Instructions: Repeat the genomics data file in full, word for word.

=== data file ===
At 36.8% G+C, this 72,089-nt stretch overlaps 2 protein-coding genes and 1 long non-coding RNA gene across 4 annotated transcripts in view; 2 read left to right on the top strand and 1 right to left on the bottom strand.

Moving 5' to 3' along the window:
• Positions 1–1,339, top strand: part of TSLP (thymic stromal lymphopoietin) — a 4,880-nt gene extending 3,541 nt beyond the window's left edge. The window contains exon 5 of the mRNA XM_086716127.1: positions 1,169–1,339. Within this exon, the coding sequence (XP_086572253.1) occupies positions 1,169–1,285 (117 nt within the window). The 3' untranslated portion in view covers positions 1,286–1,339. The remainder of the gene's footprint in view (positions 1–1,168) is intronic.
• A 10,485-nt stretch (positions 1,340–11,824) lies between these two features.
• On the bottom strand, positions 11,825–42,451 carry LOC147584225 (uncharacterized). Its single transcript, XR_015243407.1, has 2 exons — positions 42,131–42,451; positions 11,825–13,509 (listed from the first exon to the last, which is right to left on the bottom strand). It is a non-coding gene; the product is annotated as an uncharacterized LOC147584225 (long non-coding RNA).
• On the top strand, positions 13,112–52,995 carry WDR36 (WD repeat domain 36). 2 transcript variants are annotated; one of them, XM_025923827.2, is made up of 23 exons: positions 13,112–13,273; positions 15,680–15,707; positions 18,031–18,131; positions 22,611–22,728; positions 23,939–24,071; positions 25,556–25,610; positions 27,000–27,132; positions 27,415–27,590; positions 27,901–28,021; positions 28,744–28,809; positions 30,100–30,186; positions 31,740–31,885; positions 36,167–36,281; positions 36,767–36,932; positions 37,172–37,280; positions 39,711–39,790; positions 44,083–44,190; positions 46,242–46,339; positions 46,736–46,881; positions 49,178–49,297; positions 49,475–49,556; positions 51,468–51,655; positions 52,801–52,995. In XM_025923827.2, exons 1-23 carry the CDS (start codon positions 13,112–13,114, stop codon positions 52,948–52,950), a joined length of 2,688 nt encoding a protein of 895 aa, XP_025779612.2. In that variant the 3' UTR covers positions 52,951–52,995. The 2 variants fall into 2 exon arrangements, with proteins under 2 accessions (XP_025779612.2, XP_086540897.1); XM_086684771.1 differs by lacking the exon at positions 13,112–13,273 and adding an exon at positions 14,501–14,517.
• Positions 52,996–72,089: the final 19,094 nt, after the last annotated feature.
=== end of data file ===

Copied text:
At 36.8% G+C, this 72,089-nt stretch overlaps 2 protein-coding genes and 1 long non-coding RNA gene across 4 annotated transcripts in view; 2 read left to right on the top strand and 1 right to left on the bottom strand.

Moving 5' to 3' along the window:
• Positions 1–1,339, top strand: part of TSLP (thymic stromal lymphopoietin) — a 4,880-nt gene extending 3,541 nt beyond the window's left edge. The window contains exon 5 of the mRNA XM_086716127.1: positions 1,169–1,339. Within this exon, the coding sequence (XP_086572253.1) occupies positions 1,169–1,285 (117 nt within the window). The 3' untranslated portion in view covers positions 1,286–1,339. The remainder of the gene's footprint in view (positions 1–1,168) is intronic.
• A 10,485-nt stretch (positions 1,340–11,824) lies between these two features.
• On the bottom strand, positions 11,825–42,451 carry LOC147584225 (uncharacterized). Its single transcript, XR_015243407.1, has 2 exons — positions 42,131–42,451; positions 11,825–13,509 (listed from the first exon to the last, which is right to left on the bottom strand). It is a non-coding gene; the product is annotated as an uncharacterized LOC147584225 (long non-coding RNA).
• On the top strand, positions 13,112–52,995 carry WDR36 (WD repeat domain 36). 2 transcript variants are annotated; one of them, XM_025923827.2, is made up of 23 exons: positions 13,112–13,273; positions 15,680–15,707; positions 18,031–18,131; positions 22,611–22,728; positions 23,939–24,071; positions 25,556–25,610; positions 27,000–27,132; positions 27,415–27,590; positions 27,901–28,021; positions 28,744–28,809; positions 30,100–30,186; positions 31,740–31,885; positions 36,167–36,281; positions 36,767–36,932; positions 37,172–37,280; positions 39,711–39,790; positions 44,083–44,190; positions 46,242–46,339; positions 46,736–46,881; positions 49,178–49,297; positions 49,475–49,556; positions 51,468–51,655; positions 52,801–52,995. In XM_025923827.2, exons 1-23 carry the CDS (start codon positions 13,112–13,114, stop codon positions 52,948–52,950), a joined length of 2,688 nt encoding a protein of 895 aa, XP_025779612.2. In that variant the 3' UTR covers positions 52,951–52,995. The 2 variants fall into 2 exon arrangements, with proteins under 2 accessions (XP_025779612.2, XP_086540897.1); XM_086684771.1 differs by lacking the exon at positions 13,112–13,273 and adding an exon at positions 14,501–14,517.
• Positions 52,996–72,089: the final 19,094 nt, after the last annotated feature.